The Supreme Court of British Columbia has certified an $800-million class action against Capital One Financial Corp. on behalf of Canadian credit card customers who had their personal data compromised in a hack of the company’s databases.
According to the decision, the hack in early 2019 impacted six million Canadians and about 100 million Americans who had applied for Capital One cards or cards from retailers such as Costco Wholesale and the Hudson’s Bay Co. issued by the company.
The alleged hacker, Paige Thompson, was arrested by the FBI in July 2019 and is awaiting trial in the U.S. on criminal charges.
The data stolen from Canadians in the hack included information submitted on credit card applications, including about one million social insurance numbers, along with an array of personal and financial data.
The court noted that, so far, there’s no evidence that the stolen data was shared beyond the initial hack, and that “Capital One’s primary objection to certification is that the absence of such evidence means that the action cannot be certified.”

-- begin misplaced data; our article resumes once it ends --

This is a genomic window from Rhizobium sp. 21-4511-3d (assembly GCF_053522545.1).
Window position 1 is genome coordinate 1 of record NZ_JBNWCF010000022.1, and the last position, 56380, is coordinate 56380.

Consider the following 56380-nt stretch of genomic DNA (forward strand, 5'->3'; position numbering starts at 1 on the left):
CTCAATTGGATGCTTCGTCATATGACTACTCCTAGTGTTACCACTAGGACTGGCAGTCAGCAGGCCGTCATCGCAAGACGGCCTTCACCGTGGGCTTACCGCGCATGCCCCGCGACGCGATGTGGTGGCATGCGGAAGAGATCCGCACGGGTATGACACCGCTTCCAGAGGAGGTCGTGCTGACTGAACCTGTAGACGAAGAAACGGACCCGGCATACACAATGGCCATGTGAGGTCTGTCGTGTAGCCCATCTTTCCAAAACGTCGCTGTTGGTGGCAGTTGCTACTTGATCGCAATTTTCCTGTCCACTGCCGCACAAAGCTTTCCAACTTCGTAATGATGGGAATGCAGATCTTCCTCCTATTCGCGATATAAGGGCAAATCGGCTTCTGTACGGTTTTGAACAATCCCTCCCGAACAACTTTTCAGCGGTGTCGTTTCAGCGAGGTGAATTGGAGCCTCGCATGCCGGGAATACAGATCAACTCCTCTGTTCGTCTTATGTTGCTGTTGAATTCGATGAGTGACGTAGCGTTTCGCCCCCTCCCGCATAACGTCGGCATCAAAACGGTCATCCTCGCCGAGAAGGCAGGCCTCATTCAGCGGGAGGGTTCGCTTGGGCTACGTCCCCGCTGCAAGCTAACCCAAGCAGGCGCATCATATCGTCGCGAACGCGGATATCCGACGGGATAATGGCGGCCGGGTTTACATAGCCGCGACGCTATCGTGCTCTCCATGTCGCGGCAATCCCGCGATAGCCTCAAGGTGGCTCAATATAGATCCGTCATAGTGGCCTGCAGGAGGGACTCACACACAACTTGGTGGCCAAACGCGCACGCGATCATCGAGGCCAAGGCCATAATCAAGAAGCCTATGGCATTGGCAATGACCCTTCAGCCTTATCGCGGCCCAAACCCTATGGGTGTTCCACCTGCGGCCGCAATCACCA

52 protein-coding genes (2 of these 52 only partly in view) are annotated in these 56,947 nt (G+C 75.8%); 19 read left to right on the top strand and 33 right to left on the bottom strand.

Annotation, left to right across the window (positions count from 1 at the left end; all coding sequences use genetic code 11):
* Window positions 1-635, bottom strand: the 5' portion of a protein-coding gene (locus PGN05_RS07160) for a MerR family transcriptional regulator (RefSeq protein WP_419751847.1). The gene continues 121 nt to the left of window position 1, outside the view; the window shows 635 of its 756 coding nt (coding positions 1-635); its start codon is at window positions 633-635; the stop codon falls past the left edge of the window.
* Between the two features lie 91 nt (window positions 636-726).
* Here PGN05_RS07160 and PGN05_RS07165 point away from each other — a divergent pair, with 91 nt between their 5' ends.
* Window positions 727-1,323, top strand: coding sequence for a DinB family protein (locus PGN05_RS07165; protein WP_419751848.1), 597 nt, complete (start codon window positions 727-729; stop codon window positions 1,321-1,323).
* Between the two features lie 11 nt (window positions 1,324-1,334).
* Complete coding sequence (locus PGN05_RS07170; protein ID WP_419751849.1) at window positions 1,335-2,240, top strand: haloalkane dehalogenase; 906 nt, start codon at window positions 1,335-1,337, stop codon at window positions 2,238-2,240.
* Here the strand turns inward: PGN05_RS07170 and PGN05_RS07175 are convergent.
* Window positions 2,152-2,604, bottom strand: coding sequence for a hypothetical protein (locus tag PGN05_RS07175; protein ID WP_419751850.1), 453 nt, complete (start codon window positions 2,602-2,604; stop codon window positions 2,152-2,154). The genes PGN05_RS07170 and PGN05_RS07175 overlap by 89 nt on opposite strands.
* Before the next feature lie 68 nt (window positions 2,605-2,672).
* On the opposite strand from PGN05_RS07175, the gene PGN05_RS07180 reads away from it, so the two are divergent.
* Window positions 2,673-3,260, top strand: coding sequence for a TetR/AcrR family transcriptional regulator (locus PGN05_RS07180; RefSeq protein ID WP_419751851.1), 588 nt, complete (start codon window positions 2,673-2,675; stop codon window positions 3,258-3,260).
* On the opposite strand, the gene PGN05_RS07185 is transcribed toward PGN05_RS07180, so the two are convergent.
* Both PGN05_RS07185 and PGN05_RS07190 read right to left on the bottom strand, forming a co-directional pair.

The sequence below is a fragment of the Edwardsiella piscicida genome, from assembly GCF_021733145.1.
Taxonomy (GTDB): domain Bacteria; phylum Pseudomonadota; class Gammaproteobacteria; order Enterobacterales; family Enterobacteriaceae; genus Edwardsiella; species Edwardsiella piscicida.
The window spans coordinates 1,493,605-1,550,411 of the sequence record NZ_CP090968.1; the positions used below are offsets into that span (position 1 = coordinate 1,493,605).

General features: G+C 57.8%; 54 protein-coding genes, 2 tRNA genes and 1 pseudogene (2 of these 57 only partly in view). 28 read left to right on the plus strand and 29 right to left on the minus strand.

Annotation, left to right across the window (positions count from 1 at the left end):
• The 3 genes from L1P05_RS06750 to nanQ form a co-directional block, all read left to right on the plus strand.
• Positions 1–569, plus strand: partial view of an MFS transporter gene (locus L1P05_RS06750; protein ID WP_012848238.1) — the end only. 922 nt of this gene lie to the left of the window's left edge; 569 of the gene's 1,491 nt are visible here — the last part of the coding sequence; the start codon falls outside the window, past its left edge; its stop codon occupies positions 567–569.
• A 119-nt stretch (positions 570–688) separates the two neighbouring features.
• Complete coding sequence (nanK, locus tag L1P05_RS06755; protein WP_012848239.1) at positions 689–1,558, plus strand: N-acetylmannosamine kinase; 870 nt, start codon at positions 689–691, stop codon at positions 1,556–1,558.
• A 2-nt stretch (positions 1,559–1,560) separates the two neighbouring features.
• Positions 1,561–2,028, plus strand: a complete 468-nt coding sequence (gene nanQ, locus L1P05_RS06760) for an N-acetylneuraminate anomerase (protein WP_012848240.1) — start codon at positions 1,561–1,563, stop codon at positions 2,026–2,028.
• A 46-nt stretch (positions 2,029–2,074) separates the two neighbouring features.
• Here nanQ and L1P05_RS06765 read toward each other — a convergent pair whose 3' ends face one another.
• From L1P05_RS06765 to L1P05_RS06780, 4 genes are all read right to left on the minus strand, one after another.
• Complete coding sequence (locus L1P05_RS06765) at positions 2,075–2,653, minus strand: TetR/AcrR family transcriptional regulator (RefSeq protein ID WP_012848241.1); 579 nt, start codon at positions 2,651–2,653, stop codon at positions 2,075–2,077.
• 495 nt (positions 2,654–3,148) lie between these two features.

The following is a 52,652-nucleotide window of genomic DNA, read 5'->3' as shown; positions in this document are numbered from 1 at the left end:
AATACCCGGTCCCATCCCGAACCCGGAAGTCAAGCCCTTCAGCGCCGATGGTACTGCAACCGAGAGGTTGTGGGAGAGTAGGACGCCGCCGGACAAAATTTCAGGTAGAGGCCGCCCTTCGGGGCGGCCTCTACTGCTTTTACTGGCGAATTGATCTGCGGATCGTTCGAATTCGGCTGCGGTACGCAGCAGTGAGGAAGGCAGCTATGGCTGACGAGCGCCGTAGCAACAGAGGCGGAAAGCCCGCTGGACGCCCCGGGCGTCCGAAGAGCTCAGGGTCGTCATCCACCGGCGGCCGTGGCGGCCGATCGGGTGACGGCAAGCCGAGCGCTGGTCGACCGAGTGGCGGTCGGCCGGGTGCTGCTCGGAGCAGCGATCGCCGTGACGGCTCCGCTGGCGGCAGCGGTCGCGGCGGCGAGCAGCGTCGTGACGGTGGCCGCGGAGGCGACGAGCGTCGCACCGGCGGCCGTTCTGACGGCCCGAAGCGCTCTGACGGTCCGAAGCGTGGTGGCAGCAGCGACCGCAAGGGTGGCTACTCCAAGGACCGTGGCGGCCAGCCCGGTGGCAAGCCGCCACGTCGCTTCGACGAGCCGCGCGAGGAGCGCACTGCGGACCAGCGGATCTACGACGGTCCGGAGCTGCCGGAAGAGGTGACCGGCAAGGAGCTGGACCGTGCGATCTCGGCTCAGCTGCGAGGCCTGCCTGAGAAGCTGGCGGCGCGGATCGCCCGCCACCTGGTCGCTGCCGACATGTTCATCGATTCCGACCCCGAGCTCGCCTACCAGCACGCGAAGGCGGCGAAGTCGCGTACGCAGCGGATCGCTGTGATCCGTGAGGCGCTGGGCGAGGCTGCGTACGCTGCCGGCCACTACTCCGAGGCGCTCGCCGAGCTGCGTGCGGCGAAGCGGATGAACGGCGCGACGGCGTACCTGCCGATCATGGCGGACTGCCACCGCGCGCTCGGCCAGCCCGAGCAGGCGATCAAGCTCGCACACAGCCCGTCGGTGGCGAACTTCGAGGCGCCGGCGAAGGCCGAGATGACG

However, the court found that the proposed lawsuit does set out potentially viable causes of action for negligence, breach of contract and breach of consumer protection laws — although the claims approved by the court are narrower than the ones set out in the claim.
Other proposed causes of action were dismissed by the court as “bound to fail.”
For the surviving claims, the court certified the case as a class action for all Canadians (except residents of Quebec, where a parallel suit is also under consideration) who applied for Capital One credit cards and had their data comprised in the breach.